While caste discrimination is a problem that needs to be tackled in all schools, including private ones, many teachers and activists have also welcomed the merger, hoping the school education department will finally be able to fix the problems that the ADTW department couldn't.
Mahalakshmi, a primary school teacher who teaches students from the Malayali tribe in Jawadhu Hills, welcomed the merger saying it could help streamline irregularities in ADTW schools. She alleges that many teachers in tribal residential schools do not regularly visit their school and conduct lessons, owing to their remote locations and absence of attendance monitoring systems. “Last year, in our Arasaveli GTR high school, we had no school head, and no teachers for the secondary grades,” she said. Nearly 600 students attend the school, but it has been functioning with only three teachers, she mentioned. She added that many other welfare schools were also functioning with inadequate staff.
While the school education department arranges temporary contract-based or substitute teachers when there’s a shortage of teachers, that’s not the case with ADTW schools. With its well-established systems and resources, the school education department could potentially address such lapses, said Mahalakshmi.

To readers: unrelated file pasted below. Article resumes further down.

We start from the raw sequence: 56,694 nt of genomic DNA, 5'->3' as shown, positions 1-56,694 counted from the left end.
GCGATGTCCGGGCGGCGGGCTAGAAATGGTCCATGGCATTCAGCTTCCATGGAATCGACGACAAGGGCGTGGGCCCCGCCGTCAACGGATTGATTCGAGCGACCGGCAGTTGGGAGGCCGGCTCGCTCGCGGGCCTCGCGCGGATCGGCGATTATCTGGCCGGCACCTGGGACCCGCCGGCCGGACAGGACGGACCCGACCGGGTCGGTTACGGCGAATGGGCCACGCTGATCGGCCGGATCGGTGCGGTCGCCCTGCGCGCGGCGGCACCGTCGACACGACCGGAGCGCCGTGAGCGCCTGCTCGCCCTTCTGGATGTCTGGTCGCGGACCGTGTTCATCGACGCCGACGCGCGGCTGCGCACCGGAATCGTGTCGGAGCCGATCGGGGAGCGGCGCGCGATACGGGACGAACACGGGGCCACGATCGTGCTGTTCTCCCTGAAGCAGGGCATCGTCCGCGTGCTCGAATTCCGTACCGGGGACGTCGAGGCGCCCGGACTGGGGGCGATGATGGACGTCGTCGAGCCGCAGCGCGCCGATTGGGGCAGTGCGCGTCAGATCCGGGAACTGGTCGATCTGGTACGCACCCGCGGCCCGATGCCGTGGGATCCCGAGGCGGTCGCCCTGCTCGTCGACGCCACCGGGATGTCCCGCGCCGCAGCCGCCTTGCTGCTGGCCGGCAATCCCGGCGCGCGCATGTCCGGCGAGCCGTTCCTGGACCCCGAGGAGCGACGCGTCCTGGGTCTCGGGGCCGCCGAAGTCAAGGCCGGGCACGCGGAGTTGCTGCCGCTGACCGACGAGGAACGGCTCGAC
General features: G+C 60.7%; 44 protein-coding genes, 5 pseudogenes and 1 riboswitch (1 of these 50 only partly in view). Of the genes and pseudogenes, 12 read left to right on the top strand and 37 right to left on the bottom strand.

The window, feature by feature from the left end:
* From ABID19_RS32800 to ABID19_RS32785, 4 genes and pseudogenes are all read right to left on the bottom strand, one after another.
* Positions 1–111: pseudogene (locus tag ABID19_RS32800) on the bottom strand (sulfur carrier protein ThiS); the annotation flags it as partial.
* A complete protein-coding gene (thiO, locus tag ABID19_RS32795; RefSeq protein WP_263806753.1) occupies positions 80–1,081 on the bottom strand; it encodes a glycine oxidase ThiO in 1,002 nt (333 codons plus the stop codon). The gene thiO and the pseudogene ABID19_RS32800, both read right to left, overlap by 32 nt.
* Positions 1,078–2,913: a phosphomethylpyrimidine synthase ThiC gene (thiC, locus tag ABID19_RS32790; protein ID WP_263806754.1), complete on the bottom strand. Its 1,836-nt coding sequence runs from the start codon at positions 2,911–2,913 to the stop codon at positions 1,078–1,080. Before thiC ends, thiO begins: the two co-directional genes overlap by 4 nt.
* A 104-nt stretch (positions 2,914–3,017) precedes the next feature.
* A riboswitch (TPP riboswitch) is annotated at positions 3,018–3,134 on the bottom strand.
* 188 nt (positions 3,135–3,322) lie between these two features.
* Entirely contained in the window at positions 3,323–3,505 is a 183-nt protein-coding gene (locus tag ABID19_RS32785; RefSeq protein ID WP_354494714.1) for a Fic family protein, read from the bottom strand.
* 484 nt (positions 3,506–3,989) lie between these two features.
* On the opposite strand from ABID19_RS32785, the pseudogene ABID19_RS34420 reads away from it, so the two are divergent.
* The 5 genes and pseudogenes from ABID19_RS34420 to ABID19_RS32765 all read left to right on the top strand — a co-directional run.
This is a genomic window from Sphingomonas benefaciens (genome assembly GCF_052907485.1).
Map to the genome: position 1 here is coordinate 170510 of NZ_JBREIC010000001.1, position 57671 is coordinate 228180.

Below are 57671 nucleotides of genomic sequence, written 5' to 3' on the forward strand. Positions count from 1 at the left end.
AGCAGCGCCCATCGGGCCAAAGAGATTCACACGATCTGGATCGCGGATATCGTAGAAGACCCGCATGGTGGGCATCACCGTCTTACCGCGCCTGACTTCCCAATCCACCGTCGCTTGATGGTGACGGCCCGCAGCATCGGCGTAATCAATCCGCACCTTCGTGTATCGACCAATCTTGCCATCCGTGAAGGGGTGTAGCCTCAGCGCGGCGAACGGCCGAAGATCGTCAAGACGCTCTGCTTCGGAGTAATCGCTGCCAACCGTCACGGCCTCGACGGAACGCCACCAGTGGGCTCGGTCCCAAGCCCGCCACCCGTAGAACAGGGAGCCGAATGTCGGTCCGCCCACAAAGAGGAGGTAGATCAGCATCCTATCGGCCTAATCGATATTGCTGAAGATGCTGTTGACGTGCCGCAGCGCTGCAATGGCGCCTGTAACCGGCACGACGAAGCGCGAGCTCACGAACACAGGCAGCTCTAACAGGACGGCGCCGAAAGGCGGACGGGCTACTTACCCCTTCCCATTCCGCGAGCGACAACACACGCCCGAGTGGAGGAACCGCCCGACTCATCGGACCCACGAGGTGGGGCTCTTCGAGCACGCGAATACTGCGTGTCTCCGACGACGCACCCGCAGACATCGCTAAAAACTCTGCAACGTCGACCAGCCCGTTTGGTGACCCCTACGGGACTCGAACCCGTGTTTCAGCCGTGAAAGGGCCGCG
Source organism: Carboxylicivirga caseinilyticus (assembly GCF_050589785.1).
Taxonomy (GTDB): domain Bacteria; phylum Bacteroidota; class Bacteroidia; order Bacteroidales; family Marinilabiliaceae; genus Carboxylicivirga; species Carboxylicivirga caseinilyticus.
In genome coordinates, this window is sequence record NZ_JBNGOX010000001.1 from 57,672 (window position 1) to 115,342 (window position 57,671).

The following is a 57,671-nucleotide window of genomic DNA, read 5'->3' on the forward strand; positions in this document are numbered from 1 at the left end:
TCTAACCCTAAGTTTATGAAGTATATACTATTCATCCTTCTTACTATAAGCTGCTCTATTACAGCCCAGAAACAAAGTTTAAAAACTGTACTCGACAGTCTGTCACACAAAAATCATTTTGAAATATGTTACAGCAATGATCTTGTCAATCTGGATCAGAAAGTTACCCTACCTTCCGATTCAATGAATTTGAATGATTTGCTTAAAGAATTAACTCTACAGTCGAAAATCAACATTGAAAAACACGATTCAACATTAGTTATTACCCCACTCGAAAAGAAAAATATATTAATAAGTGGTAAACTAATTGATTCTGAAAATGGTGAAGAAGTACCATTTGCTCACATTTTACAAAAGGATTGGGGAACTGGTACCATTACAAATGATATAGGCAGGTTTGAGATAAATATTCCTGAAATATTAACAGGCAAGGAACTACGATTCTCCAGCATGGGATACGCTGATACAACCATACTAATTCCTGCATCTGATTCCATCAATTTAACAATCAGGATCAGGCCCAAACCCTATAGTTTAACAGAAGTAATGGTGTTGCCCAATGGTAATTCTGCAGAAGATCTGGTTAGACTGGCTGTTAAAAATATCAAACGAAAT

Apart from the staff shortage, many tribal welfare schools also have inadequate infrastructure in school buildings and hostels. SC Natraj, director of the Erode-based NGO SUDAR, recalled that when he visited a GTR school in Onthanai village in Erode a couple of years back, he found the school’s cook teaching the students in the teacher’s absence. He said that often, students would have their meals at school and return home for the night, as the hostels lack basic facilities. SUDAR has been working towards betterment of education and for indigenous communities in the areas around Sathyamangalam Tiger Reserve.